The current paper crisis will be further aggravated with severe repercussions in the supply of print products for all economic markets. This constitutes a threat not only to the graphic industry but endangers its support function for all sectors and the much needed rebound of the European economy.
The graphic industry experiences a paper supply shortage it has never experienced before. The print industry with its manifold products serves citizens and businesses throughout Europe every day. We produce schoolbooks, labels for food or pharmaceutical products, advertising, packaging of all kinds as well as printed media such as books, magazines and newspapers. The continuous supply of these products is in real danger.
For over 6 months, the sector is experiencing an unprecedent crisis. Paper prices have been registered a growth rate of 45% on average in the last 6 months, even up to 80% for newsprint paper used to produce newspapers. These soaring prices, mainly due to increasing energy costs, are now accompanied by a major shortage of paper and board across Europe. The lack of paper and board will shortly have major implication for the European economy as vital products like food, medicines but also newspapers and schoolbooks face supply chain disruptions.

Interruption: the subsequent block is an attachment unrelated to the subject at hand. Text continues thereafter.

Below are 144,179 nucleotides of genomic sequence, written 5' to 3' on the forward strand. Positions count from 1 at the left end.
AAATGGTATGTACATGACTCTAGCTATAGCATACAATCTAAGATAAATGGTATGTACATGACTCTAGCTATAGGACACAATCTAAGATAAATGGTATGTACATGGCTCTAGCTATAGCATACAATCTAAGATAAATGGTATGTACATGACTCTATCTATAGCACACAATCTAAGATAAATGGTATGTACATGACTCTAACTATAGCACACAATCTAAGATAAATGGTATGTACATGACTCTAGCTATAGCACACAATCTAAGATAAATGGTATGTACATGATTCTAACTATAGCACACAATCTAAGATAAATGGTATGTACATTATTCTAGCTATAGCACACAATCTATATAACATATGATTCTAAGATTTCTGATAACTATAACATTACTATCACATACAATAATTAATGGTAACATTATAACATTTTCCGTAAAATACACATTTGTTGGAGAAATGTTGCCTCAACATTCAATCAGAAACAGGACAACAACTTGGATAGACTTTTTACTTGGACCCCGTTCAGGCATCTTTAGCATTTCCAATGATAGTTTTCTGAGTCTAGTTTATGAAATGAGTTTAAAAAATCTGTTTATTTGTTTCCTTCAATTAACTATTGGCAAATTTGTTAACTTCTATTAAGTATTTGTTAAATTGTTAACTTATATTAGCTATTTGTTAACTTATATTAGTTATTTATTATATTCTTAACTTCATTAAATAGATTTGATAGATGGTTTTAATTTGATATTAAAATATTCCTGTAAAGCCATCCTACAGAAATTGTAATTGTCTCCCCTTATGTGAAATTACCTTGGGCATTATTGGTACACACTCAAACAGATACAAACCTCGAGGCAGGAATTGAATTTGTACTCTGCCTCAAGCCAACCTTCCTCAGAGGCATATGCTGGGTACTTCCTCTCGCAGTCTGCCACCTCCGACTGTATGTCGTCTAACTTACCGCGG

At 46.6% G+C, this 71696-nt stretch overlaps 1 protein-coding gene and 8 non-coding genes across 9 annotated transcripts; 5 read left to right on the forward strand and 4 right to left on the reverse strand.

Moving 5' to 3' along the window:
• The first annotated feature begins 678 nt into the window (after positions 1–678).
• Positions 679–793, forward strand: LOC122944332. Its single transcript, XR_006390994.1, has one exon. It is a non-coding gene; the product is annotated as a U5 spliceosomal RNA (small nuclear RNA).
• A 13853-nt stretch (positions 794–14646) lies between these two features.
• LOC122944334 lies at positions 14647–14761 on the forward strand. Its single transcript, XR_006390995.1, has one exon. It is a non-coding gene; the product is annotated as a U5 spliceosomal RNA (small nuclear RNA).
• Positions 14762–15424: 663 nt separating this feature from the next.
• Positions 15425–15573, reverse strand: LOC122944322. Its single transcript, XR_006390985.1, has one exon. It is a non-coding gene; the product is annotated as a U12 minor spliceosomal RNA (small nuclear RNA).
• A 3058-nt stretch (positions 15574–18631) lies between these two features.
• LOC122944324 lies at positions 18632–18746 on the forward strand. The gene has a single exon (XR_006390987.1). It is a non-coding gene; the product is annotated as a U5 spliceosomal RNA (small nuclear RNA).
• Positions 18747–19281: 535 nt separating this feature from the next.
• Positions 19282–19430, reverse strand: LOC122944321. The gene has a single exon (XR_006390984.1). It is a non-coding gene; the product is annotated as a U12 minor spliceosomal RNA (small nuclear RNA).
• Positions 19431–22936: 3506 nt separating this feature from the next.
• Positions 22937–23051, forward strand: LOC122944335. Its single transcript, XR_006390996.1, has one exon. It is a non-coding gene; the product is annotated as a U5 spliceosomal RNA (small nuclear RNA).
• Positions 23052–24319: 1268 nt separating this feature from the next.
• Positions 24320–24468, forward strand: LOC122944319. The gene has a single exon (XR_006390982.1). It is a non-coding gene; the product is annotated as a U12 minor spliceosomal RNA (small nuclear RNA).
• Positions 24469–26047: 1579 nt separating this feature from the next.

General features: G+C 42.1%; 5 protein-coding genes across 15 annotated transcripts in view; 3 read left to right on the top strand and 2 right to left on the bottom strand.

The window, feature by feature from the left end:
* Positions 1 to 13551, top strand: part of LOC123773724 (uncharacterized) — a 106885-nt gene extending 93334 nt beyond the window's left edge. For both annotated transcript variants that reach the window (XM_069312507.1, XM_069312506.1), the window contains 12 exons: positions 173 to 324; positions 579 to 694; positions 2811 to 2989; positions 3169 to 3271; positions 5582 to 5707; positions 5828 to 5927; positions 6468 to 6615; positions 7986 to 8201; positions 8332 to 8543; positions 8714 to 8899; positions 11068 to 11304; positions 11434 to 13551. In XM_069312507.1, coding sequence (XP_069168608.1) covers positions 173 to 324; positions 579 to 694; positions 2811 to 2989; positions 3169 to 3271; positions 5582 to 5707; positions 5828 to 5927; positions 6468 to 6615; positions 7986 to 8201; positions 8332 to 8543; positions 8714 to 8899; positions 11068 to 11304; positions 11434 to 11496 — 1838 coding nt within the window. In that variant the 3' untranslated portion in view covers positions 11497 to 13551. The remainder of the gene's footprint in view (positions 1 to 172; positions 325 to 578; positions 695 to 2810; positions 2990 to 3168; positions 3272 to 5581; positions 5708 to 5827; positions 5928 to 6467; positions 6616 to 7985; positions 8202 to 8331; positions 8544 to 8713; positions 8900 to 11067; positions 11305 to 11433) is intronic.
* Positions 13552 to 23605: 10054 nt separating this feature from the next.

The recent and still ongoing strike in Nordic paper mills – now set to last until the end of March or even April- aggravates the situation for the supply of paper and board in Europe in the very short term. The stocks of printing companies will not last until the strike has been settled.
The current war in the Ukraine will have impacts not only on the energy prices, but also on the supply of wood and pulp for European paper makers. This will further tighten supplies in the middle to long term, which are a major concern for the future of our industry.
The combined effects of a reduction in graphic paper capacities in Europe (in the last 5 years (2016-2021), a total of 25.8% of European graphic paper capacity closed), the reduced availability of recovered paper and the increased competition for wood fibres from several other sectors like construction, textile, or energy, are creating uncertainty for the continuous supply of wood fibres for European sectors.